Book Review: Misadventures of Awkward Black Girl

Amazon/Barnes & Noble

I have been a fan of Issa Rae’s since Awkward Black Girl was still only a series on YouTube. I was super excited about seeing her growth and have been tuning in to all of her projects whenever I get the chance. I first learned about her book a while ago, but I finally bought it recently and sat down to read it. Much like everything else that Issa Rae produces, I thoroughly enjoyed this book. Here’s the blurb:

 

In this universally accessible New York Times bestseller named for her wildly popular web series, Issa Rae—“a singular voice with the verve and vivacity of uncorked champagne” (Kirkus Reviews)—waxes humorously on what it’s like to be unabashedly awkward in a world that regards introverts as hapless misfits and black as cool.

“I’m awkward—and black. Someone once told me those were the two worst things anyone could be. That someone was right. Where do I start?”

Being an introvert (as well as “funny,” according to the Los Angeles Times) in a world that glorifies cool isn’t easy. But when Issa Rae, the creator of the Shorty Award-winning hit series The Misadventures of Awkward Black Girl, is that introvert—whether she’s navigating love, the workplace, friendships, or “rapping”—it sure is entertaining. Now, in this New York Times bestselling debut collection written in her witty and self-deprecating voice, Rae covers everything from cybersexing in the early days of the Internet to deflecting unsolicited comments on weight gain, from navigating the perils of eating out alone and public displays of affection to learning to accept yourself—natural hair and all.

 

In this book, Issa takes us through various stages of her life and showed how each stage contributed to who she is as a person now. As I was reading, I could clearly imagine hearing Issa’s voice and seeing her in each of the scenarios she described. Her voice is very relatable, which is why I became hooked on Awkward Black Girl in the first place. The title alone is the story of my life.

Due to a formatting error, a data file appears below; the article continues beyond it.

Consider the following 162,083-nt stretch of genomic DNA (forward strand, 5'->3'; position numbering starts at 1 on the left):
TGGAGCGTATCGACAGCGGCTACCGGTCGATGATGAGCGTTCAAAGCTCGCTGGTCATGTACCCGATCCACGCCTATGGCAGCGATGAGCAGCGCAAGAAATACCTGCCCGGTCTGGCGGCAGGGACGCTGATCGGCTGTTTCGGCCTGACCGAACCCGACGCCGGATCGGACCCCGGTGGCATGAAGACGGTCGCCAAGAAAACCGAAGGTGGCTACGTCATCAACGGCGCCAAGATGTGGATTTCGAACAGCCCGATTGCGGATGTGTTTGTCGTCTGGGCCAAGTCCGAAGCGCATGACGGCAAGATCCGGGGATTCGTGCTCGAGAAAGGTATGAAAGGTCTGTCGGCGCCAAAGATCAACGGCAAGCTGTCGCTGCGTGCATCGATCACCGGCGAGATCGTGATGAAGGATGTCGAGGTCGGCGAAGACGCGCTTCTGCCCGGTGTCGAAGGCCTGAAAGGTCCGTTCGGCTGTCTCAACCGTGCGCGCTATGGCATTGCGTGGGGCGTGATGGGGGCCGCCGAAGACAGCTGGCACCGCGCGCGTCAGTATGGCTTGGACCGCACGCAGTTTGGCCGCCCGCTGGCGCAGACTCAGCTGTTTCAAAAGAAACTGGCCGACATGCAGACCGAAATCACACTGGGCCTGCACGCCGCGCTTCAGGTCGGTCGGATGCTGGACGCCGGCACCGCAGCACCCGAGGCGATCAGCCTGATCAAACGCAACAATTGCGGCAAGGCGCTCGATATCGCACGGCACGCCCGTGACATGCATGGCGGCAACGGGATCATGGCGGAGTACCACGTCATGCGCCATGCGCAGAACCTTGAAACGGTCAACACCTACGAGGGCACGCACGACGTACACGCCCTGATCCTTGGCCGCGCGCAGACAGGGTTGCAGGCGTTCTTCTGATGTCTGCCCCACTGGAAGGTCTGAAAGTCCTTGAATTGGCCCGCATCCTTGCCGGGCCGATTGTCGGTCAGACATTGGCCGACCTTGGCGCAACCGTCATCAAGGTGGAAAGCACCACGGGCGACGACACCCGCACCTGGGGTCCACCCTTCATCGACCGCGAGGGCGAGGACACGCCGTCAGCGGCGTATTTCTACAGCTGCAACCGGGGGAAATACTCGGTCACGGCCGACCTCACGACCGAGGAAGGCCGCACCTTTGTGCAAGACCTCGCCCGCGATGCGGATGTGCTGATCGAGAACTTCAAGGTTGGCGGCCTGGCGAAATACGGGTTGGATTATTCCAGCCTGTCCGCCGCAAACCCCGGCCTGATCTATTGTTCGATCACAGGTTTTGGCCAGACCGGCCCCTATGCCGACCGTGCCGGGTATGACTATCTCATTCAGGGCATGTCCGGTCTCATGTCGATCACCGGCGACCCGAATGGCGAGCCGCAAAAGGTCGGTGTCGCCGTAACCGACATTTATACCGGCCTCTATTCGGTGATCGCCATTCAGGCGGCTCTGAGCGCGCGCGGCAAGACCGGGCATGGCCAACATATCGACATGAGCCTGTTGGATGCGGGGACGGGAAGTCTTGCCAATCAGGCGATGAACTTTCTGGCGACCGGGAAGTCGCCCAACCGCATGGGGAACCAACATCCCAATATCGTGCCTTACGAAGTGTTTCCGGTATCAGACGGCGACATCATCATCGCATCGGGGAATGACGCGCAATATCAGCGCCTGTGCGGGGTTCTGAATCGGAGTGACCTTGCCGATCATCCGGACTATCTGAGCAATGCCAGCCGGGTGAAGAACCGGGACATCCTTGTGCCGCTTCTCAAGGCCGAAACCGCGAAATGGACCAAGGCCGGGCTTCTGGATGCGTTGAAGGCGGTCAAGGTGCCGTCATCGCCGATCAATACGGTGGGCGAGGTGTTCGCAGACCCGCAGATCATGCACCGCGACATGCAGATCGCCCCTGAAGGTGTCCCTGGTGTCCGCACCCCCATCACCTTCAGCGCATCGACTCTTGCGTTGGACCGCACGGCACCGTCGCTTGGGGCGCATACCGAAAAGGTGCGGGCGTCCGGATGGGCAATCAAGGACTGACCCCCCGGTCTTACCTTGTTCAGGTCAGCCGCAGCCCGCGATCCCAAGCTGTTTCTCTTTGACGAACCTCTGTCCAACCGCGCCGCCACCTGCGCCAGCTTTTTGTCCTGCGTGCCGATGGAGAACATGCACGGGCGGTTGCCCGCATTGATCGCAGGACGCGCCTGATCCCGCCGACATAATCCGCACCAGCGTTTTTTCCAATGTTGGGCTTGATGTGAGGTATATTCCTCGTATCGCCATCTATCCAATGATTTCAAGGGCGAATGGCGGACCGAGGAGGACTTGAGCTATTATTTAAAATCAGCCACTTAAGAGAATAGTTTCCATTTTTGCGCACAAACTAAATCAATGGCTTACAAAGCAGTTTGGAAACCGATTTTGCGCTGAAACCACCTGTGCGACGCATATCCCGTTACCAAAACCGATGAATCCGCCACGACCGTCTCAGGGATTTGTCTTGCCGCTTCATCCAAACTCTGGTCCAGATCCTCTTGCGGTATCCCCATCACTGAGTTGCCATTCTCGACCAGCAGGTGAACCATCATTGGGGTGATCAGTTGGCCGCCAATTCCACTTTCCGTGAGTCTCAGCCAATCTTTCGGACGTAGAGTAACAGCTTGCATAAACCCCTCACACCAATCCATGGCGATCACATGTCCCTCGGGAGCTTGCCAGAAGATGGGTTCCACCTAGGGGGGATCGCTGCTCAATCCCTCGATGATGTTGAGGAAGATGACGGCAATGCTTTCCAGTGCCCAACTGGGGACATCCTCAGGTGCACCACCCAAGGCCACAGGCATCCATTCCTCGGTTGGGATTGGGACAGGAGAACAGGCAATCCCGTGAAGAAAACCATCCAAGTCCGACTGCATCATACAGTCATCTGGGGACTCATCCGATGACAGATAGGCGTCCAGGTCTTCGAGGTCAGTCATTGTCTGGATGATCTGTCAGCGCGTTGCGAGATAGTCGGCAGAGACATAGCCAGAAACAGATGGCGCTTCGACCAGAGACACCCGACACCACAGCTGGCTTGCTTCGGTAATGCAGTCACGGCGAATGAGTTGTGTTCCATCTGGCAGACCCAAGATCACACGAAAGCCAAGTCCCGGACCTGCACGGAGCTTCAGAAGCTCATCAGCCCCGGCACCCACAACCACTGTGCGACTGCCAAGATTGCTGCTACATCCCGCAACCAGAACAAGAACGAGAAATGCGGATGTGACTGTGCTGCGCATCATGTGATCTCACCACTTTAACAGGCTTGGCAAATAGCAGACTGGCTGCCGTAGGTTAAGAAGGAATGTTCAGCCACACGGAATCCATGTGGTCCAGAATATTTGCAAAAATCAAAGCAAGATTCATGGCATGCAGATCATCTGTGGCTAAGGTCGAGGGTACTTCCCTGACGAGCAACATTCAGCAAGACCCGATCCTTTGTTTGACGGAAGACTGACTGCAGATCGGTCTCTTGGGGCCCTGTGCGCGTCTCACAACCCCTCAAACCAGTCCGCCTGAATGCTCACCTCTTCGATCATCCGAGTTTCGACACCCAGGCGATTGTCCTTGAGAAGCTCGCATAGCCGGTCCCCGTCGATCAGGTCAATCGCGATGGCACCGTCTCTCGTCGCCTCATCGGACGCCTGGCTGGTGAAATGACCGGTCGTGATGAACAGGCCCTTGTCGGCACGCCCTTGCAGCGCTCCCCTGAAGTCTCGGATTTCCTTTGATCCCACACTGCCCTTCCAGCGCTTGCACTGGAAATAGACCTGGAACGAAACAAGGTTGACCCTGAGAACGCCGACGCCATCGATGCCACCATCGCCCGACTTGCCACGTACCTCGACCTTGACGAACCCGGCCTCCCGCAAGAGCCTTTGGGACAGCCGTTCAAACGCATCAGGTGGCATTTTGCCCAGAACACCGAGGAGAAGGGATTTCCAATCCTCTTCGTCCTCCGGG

There were a couple of essays that didn’t hold my interest. Also, the timeline could be a little confusing for me because the essays aren’t ordered chronologically. In the first essay, she’s in middle school. The next one is set at a totally different time and location in her life, and at times, it was hard to keep up because she traveled and moved a lot during her childhood. It would have been easier for me to follow along if the essays had been organized differently. Aside from those things, there was more that I liked than disliked.

 

I most enjoyed the stories she shared about her father. There were some very intimate moments that I feel a lot of people can relate to, yet don’t always feel comfortable with sharing about their family life, but she put it out there for us to consume. Her perspective on some of her family troubles and relationships made me reflect on my own experiences and also reminded me of why I appreciate Issa’s work. I didn’t go into this book expecting inspiring or life-altering material, though I believe many readers can find both in several parts of the book. Instead, I went into and came out of the book with exactly what I was expecting, which is something and someone I could relate to. I laughed at some parts. I was somber while reading other parts. I felt things, which is what I expect any good book to make me do. I give it a 4 out of 5.

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